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Chapter: Biochemistry: Lipid Metabolism

Biosynthesis of phospholipids

Biosynthesis of phospholipids
All tissues synthesize phospholipids, but at different rates.

Biosynthesis of phospholipids


All tissues synthesize phospholipids, but at different rates. In all tissues except liver, phospholipids are synthesized, utilised and degraded in situ; while in liver large proportion of the phospholipids after synthesis is transferred to the plasma and as a matter of fact, liver is practically the sole source of plasma phospholipids. Phospholipids are mainly synthesized from glycerol as detailed below.


1.  Biosynthesis of Lecithins


Lecithins are otherwise called as phosphatidyl choline. The choline component of lecithins is derived by the stepwise methylation of ethanolamine which in turn is formed by the decarboxylation of serine. Serine is derived from the pathways of both carbohydrate and protein metabolism as shown below.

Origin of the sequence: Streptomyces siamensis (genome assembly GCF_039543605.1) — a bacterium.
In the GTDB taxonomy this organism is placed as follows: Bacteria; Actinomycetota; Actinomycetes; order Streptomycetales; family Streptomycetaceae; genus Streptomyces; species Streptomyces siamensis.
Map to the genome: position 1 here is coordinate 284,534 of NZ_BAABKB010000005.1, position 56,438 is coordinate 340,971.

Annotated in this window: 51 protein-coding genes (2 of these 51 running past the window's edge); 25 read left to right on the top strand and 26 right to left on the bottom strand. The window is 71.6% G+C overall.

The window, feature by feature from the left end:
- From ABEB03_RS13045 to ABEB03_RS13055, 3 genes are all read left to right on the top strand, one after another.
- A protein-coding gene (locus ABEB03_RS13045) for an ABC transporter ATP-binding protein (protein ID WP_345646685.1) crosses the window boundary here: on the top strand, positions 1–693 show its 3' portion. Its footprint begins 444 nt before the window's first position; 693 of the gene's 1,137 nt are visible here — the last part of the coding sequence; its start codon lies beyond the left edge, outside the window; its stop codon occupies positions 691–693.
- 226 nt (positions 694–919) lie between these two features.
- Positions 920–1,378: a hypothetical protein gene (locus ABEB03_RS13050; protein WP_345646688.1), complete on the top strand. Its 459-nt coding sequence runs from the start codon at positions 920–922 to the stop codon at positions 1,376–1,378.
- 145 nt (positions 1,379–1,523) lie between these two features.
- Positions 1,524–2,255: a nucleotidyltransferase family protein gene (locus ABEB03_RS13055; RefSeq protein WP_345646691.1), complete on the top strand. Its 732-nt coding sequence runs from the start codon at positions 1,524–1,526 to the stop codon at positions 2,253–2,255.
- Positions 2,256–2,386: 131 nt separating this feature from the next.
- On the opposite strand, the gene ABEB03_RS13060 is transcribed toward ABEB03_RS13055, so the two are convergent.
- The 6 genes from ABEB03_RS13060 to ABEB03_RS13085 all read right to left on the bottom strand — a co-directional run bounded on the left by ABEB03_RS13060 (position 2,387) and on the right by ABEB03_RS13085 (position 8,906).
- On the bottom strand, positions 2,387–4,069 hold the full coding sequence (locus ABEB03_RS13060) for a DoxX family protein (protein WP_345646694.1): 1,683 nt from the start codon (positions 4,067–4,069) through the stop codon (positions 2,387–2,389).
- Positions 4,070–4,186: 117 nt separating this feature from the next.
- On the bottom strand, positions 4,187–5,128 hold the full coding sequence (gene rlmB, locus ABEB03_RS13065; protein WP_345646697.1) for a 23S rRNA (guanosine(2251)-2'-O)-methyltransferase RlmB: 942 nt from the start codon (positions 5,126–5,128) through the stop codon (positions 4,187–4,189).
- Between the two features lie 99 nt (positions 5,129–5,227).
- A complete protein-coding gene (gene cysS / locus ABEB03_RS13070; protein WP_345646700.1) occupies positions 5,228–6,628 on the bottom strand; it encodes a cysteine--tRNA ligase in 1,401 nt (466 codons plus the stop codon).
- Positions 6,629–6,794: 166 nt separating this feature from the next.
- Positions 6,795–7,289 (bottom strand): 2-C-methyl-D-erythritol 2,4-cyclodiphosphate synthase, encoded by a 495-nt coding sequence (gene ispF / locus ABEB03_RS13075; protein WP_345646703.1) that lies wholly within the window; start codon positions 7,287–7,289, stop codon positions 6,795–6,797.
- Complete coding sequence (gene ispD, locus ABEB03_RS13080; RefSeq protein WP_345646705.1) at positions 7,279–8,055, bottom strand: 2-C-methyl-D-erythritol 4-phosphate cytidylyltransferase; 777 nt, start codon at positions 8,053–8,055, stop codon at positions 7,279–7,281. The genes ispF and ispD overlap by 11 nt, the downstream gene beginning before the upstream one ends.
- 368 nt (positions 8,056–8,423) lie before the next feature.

2.  Degradation of phospholipids by enzymes


Degradation of phospholipids are effectively catalysed by a group of hydrolytic enzymes known as phospholipases. Phospholipases are classified into four major types namely phospholipase A1,A2, C and D. The classification is based on their cleavage specificity.


3.  Lysolecithin formation


Lecithin is hydrolysed by the enzyme lecithinase. The lecithinases are also known as phospholipases. When lecithin is acted upon by the enzyme phospholipase A2 it is converted into lysolecithin and a free fatty acid.

Lysolecithin may also be formed by an alternative route involving lecithin cholesterol acyl transferase. This enzyme is synthesized in liver and found in plasma in appreciable amounts. This enzyme transfers the fatty acid moiety from the lecithin to the cholesterol to form cholesterol ester. Lysolecithin accounts much of the cholesterol ester in plasma.


4.  Effects of lysolecithin


Lecithinases are specific enzymes which hydrolyse lecithins to form free fatty acids, glycerol, phosphoric acid and choline. A lecithinase in cobra venom readily split off an unsaturated fatty acid in lecithin producing “lysolecithin”. As the name implies, lysolecithin is a potent red blood cell hemolysing agent. This is the explanation of the toxicity of snake venom, bee-sting and certain poisonous spiders.


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